Those of you who read my column regularly know that I am not a big fan of the old school fundraising methods.  Begging for money with no reward to the donor, approaching large corporations for sponsorships, and the yearly walk are all methods that worked in years past, but this is a new era.  Now, with websites like Kickstarter, people can harness the power of the individual, and millions of dollars can be raised if the cause is worthy and the execution is clever and engaging.  That’s pretty much the opposite of what we have now.  If we put aside the fact that the Arthritis Walk is a walk for people with arthritis, and that the name itself is an oxymoron, then even so, we still have a boring event that never, ever, “wows” anyone.  In fact, the last time I attended, I think I saw several elderly people napping through the presentations.  Trust me, people will never be falling over themselves to donate to, or even attend, the walk, plain and simple.  What I’ve been saying for years now is that we need to think outside the box and come up with something crazy, something hip, and something wild.  The children of the Internet age are no longer satisfied to send their monthly check to their preferred charity and take a tax deduction at the end of the year.  This new generation wants some bang for their buck, they want some razzle dazzle.  The Ice Bucket Challenge gives this in spades, and it’s why the initiative is so successful.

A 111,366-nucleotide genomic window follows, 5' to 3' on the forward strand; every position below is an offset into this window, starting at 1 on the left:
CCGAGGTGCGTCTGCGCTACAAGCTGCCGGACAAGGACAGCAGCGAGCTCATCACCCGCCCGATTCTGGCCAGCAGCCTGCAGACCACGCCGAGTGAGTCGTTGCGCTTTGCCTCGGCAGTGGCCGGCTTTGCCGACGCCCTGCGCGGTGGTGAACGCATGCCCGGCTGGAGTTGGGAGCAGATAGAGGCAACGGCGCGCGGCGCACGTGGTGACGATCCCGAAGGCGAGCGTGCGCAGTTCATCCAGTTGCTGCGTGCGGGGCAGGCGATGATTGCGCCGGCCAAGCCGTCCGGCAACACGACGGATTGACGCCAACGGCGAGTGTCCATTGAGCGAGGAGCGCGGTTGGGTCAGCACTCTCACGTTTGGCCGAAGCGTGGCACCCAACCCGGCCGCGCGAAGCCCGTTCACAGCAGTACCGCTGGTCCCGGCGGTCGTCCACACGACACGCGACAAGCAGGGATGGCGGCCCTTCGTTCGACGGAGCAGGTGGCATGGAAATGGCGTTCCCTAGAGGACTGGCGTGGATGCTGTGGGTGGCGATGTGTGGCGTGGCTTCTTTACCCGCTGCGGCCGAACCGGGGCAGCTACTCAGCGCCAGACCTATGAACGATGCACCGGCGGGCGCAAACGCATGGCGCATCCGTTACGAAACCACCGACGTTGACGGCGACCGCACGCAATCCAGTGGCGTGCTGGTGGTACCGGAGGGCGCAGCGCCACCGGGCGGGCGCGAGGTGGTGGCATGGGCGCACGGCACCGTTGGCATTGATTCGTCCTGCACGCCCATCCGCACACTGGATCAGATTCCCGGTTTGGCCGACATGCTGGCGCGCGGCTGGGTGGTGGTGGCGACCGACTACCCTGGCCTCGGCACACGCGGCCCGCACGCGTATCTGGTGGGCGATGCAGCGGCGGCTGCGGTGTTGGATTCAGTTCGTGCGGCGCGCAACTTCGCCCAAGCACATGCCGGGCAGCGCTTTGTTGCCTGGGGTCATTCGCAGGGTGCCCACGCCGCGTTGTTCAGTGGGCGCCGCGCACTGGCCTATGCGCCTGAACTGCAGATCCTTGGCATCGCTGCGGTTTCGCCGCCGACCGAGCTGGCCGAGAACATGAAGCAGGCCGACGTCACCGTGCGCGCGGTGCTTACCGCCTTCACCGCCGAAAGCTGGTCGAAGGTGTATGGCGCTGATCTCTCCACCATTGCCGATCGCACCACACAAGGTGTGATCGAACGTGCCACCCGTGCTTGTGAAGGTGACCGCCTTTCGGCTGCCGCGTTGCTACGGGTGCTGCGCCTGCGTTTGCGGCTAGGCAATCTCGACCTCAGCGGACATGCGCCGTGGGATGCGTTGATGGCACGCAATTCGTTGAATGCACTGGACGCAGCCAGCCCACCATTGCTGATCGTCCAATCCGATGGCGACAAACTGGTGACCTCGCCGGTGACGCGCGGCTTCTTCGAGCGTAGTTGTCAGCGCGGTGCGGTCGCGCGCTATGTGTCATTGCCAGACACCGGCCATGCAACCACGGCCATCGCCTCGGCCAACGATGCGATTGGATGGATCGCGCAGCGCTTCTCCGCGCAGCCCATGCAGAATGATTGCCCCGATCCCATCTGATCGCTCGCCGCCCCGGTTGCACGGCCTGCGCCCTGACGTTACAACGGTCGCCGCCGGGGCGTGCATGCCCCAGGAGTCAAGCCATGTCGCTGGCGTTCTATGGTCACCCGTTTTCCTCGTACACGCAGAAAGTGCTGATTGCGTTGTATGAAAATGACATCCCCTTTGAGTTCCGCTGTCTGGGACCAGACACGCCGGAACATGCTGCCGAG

We need to come up with a plan that will both raise awareness and get people to donate, and if the Arthritis Foundation can’t do it, then they need to hire someone who will.  Yes, I realize that the ALS association probably didn’t expect the Ice Bucket Challenge to go as wide as it has, but I’m sure they had high hopes.  Whoever was in charge there knew that it is time for a quantum shift in charity fundraising.  Who says that cold calling, spamming mailers, and stuffy galas are still the best way to get your cause funded?  I know that those things work and people are used to them, but it’s time to hang these practices with their own cummerbund. All I can say is that the Arthritis Foundation needs to look up because they are a dinosaur that’s about to become extinct.

So, in order to honor the ALS association, but, really, more to show them how impressed I am with their outside of the box thinking, here is my ALS Ice Bucket Challenge video.  If you haven’t seen it already, take note – it’s not just a run-of-the-mill water dump.  After my lovely fiancée Allison was nominated by a friend, she said, “I wish we could show people what it’s really like to live with chronic illness.”  To which I said, “Hmmmmmmm..  you might be on to something!”  After a good amount of planning and then a good amount of me begging Al to “come on, just do it!” we came up with what you see below.  Please, enjoy the video, have a few laughs, and donate to both ALS and arthritis – and keep on giving!